Posted by: Sandy Steinman | May 24, 2021

Total eclipse of year’s closest supermoon on May 26

EarthSky reports

On May 26, 2021, the full moon sweeps through the Earth’s dark umbral shadow to stage a short-lived total eclipse of the moon. Although totality lasts for less than 15 minutes, a partial umbral eclipse precedes and then follows totality by nearly 1 1/2 hours each time. So, from start to finish, the moon takes a little over three hours to cross the Earth’s dark shadow.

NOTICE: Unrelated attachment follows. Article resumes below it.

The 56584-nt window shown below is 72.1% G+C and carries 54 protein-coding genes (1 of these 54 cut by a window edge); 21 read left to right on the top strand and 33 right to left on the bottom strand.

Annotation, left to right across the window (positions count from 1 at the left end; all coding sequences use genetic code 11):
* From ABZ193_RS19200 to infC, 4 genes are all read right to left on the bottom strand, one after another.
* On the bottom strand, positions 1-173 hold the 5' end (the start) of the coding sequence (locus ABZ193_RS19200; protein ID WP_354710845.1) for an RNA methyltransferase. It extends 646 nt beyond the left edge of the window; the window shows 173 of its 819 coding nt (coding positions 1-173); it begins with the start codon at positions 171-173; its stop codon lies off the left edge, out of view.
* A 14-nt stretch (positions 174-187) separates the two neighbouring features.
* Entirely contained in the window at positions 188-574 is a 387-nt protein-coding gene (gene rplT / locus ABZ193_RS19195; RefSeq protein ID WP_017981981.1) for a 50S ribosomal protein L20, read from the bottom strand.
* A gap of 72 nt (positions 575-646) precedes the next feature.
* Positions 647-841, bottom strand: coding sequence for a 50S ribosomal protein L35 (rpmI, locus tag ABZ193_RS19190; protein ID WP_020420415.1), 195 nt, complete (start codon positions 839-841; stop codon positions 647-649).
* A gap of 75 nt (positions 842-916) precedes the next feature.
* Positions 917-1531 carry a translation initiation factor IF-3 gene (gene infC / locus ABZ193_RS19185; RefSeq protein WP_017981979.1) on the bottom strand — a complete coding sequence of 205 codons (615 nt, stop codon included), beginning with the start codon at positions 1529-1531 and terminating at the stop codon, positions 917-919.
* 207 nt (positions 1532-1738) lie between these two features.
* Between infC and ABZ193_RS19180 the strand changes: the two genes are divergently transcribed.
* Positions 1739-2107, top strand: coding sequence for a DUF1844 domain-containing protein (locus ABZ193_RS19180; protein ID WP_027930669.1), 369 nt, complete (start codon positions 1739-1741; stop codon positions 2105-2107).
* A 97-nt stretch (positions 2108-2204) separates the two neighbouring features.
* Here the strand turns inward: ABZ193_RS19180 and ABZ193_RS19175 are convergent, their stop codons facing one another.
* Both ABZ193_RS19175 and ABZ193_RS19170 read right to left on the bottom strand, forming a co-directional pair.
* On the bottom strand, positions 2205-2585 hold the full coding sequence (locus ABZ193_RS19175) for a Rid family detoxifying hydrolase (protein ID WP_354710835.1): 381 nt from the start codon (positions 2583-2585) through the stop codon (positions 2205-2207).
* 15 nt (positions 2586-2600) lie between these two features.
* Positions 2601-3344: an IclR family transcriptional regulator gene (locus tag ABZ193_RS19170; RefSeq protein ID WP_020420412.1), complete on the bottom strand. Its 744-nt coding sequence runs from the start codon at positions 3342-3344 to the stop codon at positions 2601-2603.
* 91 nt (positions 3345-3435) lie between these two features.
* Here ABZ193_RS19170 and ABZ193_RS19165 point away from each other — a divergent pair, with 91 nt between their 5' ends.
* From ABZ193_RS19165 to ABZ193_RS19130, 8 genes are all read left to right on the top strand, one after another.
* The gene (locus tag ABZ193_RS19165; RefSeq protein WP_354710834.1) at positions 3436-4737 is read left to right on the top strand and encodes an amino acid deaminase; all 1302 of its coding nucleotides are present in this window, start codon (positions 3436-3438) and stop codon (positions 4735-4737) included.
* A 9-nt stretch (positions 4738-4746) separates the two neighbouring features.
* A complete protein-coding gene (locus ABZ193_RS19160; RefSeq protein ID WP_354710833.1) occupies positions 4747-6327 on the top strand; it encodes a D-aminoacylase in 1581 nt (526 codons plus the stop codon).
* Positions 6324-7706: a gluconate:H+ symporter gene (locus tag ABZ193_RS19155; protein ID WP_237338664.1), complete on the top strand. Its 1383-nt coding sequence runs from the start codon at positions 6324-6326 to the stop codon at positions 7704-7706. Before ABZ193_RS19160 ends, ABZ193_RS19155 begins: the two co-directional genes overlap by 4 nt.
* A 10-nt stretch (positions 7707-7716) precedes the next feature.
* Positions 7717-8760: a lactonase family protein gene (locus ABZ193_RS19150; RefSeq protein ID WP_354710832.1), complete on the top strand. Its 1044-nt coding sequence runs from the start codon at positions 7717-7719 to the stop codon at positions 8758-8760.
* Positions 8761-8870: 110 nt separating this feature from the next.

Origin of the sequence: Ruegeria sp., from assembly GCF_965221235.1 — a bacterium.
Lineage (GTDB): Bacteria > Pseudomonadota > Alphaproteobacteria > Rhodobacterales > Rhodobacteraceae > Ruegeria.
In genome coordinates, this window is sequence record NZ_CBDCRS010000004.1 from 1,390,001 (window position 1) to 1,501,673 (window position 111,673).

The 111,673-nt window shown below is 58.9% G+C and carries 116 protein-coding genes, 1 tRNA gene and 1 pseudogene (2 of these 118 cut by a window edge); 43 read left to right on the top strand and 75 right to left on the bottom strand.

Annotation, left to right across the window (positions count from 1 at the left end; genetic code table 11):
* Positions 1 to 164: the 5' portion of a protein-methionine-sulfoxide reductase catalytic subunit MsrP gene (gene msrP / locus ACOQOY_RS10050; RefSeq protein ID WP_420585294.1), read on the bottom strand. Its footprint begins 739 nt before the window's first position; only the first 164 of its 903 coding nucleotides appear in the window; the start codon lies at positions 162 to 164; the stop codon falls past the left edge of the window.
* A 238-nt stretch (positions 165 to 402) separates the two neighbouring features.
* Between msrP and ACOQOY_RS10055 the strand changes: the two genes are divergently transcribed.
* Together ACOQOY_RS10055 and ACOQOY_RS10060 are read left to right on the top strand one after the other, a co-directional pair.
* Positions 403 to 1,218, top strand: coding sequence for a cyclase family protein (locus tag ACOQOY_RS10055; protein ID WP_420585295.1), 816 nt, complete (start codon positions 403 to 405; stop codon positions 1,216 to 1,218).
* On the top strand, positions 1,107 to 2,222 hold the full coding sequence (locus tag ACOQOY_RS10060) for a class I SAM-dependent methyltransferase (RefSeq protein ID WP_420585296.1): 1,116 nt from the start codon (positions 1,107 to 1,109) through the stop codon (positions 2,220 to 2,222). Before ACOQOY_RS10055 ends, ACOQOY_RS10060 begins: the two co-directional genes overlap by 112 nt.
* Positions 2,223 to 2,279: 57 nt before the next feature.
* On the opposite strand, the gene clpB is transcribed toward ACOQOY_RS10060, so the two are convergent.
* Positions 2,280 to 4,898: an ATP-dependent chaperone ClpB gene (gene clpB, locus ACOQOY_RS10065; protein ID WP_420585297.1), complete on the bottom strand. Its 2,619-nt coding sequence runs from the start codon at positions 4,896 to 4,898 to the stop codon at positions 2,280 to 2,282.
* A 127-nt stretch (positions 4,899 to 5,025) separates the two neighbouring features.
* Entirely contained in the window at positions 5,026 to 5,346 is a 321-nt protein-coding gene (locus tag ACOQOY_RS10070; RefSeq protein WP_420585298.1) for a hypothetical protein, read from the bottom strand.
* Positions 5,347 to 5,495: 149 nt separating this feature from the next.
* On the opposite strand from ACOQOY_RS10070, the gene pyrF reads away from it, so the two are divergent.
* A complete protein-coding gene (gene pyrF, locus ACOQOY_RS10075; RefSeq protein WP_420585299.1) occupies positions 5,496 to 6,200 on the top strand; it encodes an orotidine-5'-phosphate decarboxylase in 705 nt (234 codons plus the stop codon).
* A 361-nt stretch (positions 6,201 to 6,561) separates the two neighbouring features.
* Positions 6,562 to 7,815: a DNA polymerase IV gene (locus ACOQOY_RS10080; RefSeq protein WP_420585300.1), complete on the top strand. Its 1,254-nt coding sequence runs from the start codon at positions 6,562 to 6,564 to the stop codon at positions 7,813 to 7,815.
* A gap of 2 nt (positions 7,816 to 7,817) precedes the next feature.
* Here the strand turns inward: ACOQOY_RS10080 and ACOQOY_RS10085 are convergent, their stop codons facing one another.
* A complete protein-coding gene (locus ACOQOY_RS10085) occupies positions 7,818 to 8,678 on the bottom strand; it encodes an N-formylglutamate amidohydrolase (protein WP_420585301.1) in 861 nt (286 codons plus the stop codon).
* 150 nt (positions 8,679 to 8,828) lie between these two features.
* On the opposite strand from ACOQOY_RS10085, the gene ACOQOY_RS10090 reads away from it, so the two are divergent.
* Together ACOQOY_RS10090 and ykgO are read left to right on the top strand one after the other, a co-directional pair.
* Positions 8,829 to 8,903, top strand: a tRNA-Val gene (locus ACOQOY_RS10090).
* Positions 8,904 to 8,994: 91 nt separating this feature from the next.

This May full moon counts as the closest (and therefore the biggest) full moon of the year. Some people may call it a supermoon. A total eclipse of the year’s closest full moon last occurred on September 28, 2015.

Read more at Total eclipse of year’s closest supermoon on May 26 | Tonight | EarthSky


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